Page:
The village of Northumberland retains its title of Britain’s best seaside resort for the third year

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The historic and dramatic coastal village of Bamburgh in Northumberland, with its sandy beach behind an imposing 900-year-old castle, has been voted Britain’s best seaside destination for the third year running.

Its golden sand, grassy dunes and imposing Anglo-Saxon castle have secured the north-eastern coastal city’s top spot.

Which? asked more than 3,000 people to rate their experiences visiting seaside cities over the past year based on factors such as beaches, food, drink and accommodation options, scenery and value for money. Bamburgh, one of the UK’s 46 Areas of Outstanding Natural Beauty, achieved an overall score of 88%.

Visitors have been particularly impressed by the tranquility of the beach. One commented on the “super-soft sand that stretches as far as the eye can see,” adding that there’s “plenty of space, so the beach never feels crowded.” Another said the castle was “probably the nicest we’ve ever been to.”

Rory Boland, editor of Which? Travel, he said: “What our survey shows is that it is rarely the famous destinations that visitors enjoy the most. Try somewhere new this year and our survey shows you should find less crowds and better value for money.”

Dartmouth in Devon has overtaken several Welsh seaside towns to climb from fourth place in 2022 to second this year. With a score of 85%, the town on the mouth of the River Dart earned top marks for its ‘atmosphere and vibrancy’, secluded coves, lively character and quality restaurants.

Portstewart harbour

Portstewart in County Derry finished at number three. Photograph: Gareth McCormack/Alamy

Third place went to the small coastal town of Portstewart in County Derry on the Causeway Coast, praised for its lively seafront and championship golf course.

It was a three-way tie for fourth place, with Portmeirion in Gwynedd, St Andrews in Fife and Tynemouth in Tyne & Wear tied with a score of 83%.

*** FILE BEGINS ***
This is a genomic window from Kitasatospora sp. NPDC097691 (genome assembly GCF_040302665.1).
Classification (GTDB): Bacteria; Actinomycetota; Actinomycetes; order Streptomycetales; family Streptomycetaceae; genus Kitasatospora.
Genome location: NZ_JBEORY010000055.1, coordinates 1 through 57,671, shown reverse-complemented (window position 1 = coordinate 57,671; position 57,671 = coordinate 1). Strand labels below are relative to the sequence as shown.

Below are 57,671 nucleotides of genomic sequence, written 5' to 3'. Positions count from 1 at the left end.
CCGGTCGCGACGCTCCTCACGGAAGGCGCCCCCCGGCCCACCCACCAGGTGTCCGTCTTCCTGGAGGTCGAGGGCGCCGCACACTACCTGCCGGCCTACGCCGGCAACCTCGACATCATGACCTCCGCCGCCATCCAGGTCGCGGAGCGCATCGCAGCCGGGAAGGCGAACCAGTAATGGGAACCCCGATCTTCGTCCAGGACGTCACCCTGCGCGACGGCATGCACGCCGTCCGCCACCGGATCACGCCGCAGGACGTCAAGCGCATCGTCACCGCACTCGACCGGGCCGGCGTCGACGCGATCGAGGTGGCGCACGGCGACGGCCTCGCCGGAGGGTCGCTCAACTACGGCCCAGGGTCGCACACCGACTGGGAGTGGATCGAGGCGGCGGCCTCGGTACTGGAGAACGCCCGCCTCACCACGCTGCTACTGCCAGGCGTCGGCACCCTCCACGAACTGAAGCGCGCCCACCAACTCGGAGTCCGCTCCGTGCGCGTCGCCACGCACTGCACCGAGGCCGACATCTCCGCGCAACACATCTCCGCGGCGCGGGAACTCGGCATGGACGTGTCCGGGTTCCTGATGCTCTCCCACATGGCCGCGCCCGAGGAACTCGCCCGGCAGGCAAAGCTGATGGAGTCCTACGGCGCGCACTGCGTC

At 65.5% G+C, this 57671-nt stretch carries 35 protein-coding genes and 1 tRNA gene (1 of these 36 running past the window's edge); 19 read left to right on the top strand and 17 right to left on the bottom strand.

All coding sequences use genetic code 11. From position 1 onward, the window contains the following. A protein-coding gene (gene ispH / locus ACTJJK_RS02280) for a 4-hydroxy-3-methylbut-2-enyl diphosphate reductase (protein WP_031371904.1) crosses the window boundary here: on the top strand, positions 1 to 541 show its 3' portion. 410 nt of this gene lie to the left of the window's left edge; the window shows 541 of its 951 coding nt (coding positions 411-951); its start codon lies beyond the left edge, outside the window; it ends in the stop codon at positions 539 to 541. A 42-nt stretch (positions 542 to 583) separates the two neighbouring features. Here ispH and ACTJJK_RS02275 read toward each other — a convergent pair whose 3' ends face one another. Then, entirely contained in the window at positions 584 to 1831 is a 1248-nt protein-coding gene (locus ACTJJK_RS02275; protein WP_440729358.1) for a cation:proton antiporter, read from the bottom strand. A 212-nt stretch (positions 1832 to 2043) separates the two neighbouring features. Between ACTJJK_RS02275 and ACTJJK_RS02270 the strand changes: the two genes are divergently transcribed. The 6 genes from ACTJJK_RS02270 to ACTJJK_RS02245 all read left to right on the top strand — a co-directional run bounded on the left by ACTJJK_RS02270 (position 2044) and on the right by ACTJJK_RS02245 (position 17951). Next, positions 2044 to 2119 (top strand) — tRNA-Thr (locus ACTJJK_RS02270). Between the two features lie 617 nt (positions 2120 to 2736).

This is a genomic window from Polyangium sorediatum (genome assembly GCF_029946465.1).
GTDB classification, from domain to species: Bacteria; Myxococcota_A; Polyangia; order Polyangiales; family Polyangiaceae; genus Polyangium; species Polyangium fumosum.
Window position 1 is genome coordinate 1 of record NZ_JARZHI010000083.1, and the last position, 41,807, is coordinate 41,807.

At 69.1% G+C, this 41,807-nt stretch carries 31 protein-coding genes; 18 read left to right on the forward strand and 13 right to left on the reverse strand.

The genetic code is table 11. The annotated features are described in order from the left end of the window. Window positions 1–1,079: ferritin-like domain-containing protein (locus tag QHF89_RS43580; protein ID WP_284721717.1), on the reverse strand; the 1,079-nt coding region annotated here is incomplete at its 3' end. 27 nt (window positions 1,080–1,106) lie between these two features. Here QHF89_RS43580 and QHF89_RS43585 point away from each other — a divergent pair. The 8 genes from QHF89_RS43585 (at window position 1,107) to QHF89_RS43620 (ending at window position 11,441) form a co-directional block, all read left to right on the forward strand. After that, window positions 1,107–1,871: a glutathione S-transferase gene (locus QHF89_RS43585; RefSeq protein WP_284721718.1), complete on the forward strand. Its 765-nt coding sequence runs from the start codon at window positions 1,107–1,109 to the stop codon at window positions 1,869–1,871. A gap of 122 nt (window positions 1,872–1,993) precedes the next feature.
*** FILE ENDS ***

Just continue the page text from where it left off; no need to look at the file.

‘St Andrews has it all’, wrote one interviewee, ‘from good shops, pubs and restaurants of all price points to a good selection of places to stay, historic buildings and sites and fantastic beaches’.

Tynemouth, eight miles east of Newcastle, scores highly for its beaches, scenery and value for money.

At the other end of the table, Clacton-on-Sea and Skegness took bottom place with 48%, closely followed by Burnham-on-Sea and Bangor, with 49%.

Despite the low scores, visitors said they enjoyed Skegness’s beach and arcades, with one saying: ‘Skegness is your typical seaside town. The beach is lovely and Pleasure Beach has really nice rides and places to eat.” Essex’s Clacton-on-Sea has been described as a “family holiday destination” and a “typical British seaside resort”. A visitor to Bangor was impressed by the recent refurbishment of the town’s pier and said there were “fabulous views up and down the strait and out to Anglesey”.

Boland defended some of the low-ranking locations. “Clacton, Skegness and Southend have all been awarded one star for a lack of peace and quiet, and some visitors complain that the rowdy atmosphere can make them feel unsafe. It’s a pity, because what [all three] offer is exactly the kind of beach vacation many of us want. Big beaches, big fun and low prices. More should be done to help them level up and become world class resorts.”

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